This document reviews the United States Policy in the Middle East region, and its attitude towards the various Islamic movements in the region. The document further investigates the role of the U. S. policy in the Arab countries, like Egypt, Jordan and Morocco. President Bush and his administration has viewed the democracy promotion policy in the Middle East as a national security policy, affirming that larger political liberty can weaken the military forces of Islamic extremism and propaganda.
As the propaganda of promoting democracy in the Middle East has gained momentum, the U. S. Secretary of State, Condoleezza Rice, and her policy makers have faced a major obstruction of how should United States refer to the challenges that the Islamic movements are posing against the United States. In reference to these issues many experts have questioned the interference of United States itself within the Middle East region, and its actions of exerting pressure over the governments to step into a democratic system.
Many of the powerful Islamic groups have openly opposed the United States and its policies amongst these are occupation of Iraq, support to Israel, and the presence of the United States Military in the Persian Gulf. OVERVIEW The attack on World Trade Centre on September 11, 2001, has provoked United States to promote democracy in the Region which is a threat to the United States. Also his justification for the invasion of Iraq, the Bush Administration has been following the campaigns closely as an issue of national security policy for the United States.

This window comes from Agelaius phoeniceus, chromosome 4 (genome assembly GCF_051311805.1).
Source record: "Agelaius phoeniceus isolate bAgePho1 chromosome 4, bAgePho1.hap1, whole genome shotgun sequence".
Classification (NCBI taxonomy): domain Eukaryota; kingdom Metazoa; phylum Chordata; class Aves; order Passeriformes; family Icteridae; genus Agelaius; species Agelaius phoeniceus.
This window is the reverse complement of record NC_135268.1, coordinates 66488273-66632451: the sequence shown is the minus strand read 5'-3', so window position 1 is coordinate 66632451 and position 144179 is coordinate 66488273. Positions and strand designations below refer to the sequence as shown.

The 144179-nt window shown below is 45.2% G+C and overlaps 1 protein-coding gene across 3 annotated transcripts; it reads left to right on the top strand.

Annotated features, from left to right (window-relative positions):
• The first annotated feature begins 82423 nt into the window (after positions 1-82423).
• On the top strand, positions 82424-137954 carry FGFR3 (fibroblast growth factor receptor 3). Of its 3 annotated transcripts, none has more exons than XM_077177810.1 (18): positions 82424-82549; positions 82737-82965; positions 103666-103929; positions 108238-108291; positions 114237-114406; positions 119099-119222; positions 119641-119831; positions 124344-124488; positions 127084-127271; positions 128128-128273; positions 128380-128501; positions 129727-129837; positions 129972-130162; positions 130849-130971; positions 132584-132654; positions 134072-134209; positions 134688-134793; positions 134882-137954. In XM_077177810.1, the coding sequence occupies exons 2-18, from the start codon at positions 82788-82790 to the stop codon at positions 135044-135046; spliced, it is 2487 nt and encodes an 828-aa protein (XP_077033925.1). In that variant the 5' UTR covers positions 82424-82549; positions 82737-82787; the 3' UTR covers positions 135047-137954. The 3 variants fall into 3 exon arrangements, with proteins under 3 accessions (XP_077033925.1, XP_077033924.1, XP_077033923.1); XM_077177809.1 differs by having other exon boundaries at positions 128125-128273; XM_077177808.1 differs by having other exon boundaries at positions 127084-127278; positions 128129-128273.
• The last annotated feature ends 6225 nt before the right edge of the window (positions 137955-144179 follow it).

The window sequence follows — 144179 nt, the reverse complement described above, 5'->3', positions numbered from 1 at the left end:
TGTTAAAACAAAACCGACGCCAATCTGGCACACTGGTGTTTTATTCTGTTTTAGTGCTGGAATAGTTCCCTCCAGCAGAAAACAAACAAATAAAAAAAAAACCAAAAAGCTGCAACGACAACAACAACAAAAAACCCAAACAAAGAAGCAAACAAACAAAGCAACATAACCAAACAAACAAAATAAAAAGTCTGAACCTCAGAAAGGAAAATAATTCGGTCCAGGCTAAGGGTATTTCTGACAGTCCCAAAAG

The Secretary of State, Condoleezza Rice states that a higher level of political freedom and establishment of democracy in this region will undercut the Islamic forces that are against the United States. On the other hand, with constant sectarian aggression in Iraq and Arab regime determinedly ingrained in influence, this strategy has come under growing inspection. Many of the experts have questions this strategy and the U. S. capability to bring about the social changes the region. Yet, in spite of ongoing uncertainties over U. S.